Coleus forskohlii is a member of the mint or Lamiaceae family, native to India, Pakistan and Sri Lanka. Its common names include "Indian coleus," "makandi" and "colforsin." This tropical coleus, which is related to the popular ornamental varieties that have now been rechristened "Solanostemon" by taxonomists, has similar traits: stems that appear square in cross section, aromatic foliage and opposed leaves. Coleus forskohlii grows about 18 inches tall. The roots are thickened and carrot-like in appearance and the flowerheads or racemes, contain scores of light blue-purple or white flowers.
Coleus forskohlii has long been grown as an ornamental, though not as widely as the more colorful hybrid members of the coleus family. It has also been used in India for centuries as a component of traditional Indian ayurvedic medicine. Ayurveda is a system of integrated and individualized therapies that emphasizes mental and physical balance and harmony. Herbs such as Coleus forskohlii are an important component of ayurvedic treatment.
Much has been written in the contemporary press about the use of Forskolin, a substance derived from the roots of Coleus forskohlii and advertisements touting the benefits of various Coleus forskohlii preparations have proliferated. As the result, a single Internet search on the word "Forskolin" yields 407,000 hits. The substance has been or is being evaluated for use in the treatment of allergies, asthma, cancer, congestive heart failure, glaucoma and weight loss. According to authorities at the Memorial Sloan Kettering Cancer Center in New York, data on the efficacy of Foskolin for the above conditions is limited.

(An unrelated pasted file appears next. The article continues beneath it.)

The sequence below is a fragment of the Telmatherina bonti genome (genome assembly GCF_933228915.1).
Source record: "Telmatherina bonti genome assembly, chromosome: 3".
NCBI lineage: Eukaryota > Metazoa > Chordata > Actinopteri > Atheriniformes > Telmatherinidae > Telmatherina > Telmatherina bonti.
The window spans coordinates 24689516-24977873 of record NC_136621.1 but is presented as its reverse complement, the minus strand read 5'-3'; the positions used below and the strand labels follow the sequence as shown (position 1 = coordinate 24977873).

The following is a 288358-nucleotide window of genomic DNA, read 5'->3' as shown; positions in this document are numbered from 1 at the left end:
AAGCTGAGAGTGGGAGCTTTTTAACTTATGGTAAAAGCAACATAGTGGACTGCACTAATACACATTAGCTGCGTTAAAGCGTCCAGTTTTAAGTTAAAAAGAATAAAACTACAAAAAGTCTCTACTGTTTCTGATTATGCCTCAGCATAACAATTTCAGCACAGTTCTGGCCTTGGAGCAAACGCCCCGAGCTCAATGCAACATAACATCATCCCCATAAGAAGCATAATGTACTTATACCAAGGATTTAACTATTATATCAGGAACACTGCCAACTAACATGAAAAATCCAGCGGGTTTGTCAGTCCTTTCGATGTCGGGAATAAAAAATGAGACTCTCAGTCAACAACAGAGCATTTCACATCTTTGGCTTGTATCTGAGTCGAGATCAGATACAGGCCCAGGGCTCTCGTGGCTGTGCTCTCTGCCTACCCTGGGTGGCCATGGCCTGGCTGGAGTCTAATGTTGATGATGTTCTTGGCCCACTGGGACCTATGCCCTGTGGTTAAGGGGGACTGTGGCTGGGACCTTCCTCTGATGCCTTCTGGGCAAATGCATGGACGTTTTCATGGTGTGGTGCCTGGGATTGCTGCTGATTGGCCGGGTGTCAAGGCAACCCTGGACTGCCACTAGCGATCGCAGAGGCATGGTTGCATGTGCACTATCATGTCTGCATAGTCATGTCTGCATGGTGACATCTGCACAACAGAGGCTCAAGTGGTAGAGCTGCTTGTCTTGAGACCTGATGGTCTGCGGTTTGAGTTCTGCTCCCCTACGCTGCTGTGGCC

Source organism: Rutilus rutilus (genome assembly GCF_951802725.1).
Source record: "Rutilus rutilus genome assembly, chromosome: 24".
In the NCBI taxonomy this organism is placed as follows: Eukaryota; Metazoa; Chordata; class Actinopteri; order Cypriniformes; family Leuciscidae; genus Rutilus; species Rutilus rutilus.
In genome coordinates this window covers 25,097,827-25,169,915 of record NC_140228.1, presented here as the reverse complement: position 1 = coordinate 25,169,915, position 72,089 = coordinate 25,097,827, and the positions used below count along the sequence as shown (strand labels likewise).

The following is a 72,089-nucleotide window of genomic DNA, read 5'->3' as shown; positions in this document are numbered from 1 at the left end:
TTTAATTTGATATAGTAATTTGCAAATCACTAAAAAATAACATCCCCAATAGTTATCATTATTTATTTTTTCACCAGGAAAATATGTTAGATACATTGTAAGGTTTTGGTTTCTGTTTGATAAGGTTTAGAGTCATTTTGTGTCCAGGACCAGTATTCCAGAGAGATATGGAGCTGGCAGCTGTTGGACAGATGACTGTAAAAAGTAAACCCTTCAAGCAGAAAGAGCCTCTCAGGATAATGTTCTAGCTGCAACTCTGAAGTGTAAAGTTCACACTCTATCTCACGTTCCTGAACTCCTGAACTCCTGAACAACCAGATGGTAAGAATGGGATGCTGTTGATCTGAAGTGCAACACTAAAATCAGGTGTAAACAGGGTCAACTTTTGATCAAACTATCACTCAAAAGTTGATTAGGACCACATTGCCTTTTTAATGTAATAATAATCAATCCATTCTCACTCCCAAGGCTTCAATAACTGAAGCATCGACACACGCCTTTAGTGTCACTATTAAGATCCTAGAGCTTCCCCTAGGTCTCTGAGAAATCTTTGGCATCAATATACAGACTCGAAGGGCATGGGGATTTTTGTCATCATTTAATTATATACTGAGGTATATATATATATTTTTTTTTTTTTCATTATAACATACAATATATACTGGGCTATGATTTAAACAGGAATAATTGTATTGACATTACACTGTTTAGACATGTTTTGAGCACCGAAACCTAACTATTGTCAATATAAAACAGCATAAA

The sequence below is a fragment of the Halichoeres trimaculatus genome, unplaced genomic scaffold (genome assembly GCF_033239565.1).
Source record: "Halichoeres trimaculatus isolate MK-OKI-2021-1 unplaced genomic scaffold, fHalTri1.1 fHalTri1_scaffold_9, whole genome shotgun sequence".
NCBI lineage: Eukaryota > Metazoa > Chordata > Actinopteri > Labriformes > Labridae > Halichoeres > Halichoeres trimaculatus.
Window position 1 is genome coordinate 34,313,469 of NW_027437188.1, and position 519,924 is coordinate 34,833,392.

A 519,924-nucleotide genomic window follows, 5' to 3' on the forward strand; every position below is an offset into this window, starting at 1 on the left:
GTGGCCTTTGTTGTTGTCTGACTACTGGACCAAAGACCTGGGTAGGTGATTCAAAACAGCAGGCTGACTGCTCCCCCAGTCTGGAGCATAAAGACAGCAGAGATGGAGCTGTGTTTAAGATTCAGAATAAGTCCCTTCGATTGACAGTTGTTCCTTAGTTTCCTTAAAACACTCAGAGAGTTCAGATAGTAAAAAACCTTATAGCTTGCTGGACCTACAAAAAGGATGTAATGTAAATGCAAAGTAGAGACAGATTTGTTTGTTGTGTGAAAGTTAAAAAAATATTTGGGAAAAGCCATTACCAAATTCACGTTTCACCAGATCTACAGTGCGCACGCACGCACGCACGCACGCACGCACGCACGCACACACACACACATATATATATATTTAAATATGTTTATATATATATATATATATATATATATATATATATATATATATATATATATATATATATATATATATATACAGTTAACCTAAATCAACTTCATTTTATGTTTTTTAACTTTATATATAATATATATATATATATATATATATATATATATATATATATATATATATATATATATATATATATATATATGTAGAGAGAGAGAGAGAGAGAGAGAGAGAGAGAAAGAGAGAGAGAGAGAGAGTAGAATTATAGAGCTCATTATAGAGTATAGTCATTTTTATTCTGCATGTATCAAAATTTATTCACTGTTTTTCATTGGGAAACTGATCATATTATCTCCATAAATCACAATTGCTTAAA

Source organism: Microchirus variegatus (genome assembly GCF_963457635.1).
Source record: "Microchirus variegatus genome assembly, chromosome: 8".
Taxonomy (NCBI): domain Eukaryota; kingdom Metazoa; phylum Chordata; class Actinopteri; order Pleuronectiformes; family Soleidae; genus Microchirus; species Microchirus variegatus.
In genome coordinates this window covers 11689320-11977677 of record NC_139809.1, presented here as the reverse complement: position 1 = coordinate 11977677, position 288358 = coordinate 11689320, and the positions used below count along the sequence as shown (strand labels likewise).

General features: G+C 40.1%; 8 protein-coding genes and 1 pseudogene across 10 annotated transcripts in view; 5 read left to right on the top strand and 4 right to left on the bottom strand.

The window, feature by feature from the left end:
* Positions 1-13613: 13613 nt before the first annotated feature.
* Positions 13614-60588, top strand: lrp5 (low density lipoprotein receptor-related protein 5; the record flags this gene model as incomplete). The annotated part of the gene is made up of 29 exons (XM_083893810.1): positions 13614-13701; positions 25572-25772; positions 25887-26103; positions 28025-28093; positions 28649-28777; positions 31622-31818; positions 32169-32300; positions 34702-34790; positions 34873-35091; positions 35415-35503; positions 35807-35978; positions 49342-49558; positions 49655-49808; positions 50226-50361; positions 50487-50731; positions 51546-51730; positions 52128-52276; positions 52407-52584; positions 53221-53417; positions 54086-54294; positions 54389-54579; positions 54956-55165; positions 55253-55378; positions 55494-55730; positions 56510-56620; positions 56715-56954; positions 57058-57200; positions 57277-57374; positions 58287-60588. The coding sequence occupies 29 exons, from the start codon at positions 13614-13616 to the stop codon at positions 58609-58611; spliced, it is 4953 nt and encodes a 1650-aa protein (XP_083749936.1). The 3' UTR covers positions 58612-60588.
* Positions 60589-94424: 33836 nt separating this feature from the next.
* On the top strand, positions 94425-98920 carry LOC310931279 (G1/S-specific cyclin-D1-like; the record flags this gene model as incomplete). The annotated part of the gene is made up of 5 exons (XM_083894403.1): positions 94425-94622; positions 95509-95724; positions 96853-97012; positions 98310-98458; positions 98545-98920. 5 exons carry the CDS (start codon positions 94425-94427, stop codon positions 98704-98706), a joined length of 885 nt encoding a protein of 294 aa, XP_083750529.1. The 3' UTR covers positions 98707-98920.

As with other mints and members of the coleus family, propagation of Coleus forskohlii is by seeds or cuttings. According to authors A.A. Farooqi and B.S. Sreeramu, authors of Cultivation of Medicinal and Aromatic Crops,", the plants grow readily from cuttings, so this is an efficient way of increasing supplies to create large enough quantities for commercial distribution. It is grown commercially in tropical climates India, Brazil and parts of northern Africa. During the growth process, the flowerheads are systematically nipped off, so the plants' energies go into root growth.
Growing at Home
Though sources, including authors C. Kavitha, et al. (Journal of Medicinal Plants Reasearch), refer to Coleus forskohlii as a "perennial", it is only perennial in its native tropical climates. Like the more familiar ornamental coleus, it will die if exposed to freezing temperatures. If the plants are grown in cold winter areas, they should be brought inside before the first hard frost.
Coleus forskohlii and Forskolin products are widely marketed on the Internet and through retailers of health foods and dietary supplements. In the United States, they are regulated as supplements and not subjected to the same rigorous approval process as substances classified as drugs. They should be used with care and only after consultation with a medical professional.